I’ve recently found myself with a greater amount of teaching responsibility in my martial arts club than I have ever had before. Since I began training with the group, the vast majority of class time was dedicated to techniques. These techniques range from very basic block and counter sequences to much more intricate takedowns, throws, and locks. I have come to believe that, while many aspects of our club’s curriculum make for useful and good training, it is missing some very crucial things. Namely, we do not practice the non-physical aspects of self-defense. Other than occasional lip service (usually given by myself) we do not spend any time developing our skills in avoidance, escape and de-escalation. Over the summer, I read Rory Miller’s book, “Meditations on Violence”. In it, he talks about the importance of including that category of skills in the dojo. He goes on to describe one drill that I really liked, and intend to implement a version of during some of my classes. The drill is designed to simulate a social situation, involving an important dignitary and someone who is intent on causing that person harm. At some point during the role-play of the social occasion, complete with polite greetings and small talk, the assailant (armed with a training knife) will make himself known by attacking the dignitary. The dignitary must then escape the situation without serious “injuries”, either through technique, or, more likely, through getting out of the room or creating obstacles for his/her attacker.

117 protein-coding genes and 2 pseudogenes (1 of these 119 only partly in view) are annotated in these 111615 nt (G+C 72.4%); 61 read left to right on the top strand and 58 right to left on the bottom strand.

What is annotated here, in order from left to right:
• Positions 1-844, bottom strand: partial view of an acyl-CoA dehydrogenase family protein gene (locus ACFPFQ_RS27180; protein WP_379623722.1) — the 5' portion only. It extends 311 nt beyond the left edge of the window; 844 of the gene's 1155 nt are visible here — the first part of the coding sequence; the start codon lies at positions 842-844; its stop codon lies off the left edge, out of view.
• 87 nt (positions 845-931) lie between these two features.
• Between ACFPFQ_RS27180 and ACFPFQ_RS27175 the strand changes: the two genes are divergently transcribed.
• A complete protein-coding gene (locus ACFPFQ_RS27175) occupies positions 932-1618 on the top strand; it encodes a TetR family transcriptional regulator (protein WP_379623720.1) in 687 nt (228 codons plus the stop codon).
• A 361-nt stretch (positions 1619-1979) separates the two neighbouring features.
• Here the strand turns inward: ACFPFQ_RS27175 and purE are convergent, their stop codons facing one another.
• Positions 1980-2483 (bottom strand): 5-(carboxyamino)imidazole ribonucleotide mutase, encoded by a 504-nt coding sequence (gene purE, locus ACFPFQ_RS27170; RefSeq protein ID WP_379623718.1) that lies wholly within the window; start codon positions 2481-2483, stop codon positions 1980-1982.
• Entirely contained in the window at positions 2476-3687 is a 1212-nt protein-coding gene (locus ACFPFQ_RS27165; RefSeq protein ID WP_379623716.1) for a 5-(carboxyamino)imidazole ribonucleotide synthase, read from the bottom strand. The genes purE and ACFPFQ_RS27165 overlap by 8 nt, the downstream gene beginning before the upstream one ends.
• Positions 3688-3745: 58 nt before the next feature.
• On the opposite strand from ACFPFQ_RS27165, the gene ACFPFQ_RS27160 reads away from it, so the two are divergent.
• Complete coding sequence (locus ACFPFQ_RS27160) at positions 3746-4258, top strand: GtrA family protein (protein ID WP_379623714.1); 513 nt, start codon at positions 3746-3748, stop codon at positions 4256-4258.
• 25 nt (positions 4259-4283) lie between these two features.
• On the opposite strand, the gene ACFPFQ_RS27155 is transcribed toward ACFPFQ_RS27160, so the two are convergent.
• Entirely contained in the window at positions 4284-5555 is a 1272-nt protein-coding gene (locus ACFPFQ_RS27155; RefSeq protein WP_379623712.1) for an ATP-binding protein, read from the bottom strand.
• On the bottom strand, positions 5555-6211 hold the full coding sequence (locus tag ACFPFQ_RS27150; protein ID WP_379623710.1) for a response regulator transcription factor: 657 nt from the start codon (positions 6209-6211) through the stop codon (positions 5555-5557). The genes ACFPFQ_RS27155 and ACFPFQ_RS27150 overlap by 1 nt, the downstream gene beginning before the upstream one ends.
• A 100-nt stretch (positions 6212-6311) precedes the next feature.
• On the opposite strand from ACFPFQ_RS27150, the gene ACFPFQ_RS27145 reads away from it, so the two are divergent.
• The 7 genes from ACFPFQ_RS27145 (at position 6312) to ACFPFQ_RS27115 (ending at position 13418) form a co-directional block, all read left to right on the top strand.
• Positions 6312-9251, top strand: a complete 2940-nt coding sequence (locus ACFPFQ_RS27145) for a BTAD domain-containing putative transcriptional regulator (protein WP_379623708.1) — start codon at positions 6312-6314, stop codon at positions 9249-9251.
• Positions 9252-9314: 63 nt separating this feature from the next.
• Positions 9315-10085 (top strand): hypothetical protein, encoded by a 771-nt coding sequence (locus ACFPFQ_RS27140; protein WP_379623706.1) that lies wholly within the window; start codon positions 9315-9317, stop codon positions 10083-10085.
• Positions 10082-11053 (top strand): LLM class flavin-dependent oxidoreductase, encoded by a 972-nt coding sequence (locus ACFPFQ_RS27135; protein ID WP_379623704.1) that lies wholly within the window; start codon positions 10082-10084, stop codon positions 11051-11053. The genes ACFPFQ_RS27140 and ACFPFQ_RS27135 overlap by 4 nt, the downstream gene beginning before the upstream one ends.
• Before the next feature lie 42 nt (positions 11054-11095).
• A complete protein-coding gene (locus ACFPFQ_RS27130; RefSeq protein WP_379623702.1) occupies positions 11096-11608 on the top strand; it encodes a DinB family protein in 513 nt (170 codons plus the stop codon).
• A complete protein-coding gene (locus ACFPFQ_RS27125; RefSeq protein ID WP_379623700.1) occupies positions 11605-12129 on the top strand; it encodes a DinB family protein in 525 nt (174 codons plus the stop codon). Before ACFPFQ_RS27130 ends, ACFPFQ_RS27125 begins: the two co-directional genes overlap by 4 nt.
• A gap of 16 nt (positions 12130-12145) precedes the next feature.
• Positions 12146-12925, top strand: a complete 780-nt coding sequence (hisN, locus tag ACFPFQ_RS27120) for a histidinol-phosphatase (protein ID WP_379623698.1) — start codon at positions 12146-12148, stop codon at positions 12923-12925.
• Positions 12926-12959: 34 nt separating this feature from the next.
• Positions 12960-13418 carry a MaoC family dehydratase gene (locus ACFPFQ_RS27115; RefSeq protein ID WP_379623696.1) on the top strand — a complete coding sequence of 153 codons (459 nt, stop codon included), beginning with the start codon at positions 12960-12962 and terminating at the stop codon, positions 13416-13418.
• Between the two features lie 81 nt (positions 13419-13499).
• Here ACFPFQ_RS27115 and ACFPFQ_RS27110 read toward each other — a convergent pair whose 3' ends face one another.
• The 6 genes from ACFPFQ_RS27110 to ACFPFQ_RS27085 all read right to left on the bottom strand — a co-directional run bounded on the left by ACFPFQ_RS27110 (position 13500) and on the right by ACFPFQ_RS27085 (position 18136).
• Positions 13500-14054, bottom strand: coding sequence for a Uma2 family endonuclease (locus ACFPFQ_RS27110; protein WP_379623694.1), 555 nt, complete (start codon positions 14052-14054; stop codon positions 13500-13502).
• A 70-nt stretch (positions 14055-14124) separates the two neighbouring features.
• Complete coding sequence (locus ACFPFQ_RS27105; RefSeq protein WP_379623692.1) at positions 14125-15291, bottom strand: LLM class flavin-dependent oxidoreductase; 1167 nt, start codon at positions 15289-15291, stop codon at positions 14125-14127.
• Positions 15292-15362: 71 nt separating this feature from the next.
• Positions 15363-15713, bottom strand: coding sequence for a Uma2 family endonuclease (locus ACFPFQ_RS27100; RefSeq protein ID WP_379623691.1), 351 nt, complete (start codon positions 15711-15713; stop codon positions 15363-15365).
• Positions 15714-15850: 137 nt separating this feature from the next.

This drill includes everything I want from a drill, it has a small level of competition to create a base-line desire to complete the drill properly (while keeping students from feeling silly), it’s challenging, and it may even be fun. Does anyone know of any other drill within a similar vein? I would like to diversify my knowledge of such exercises.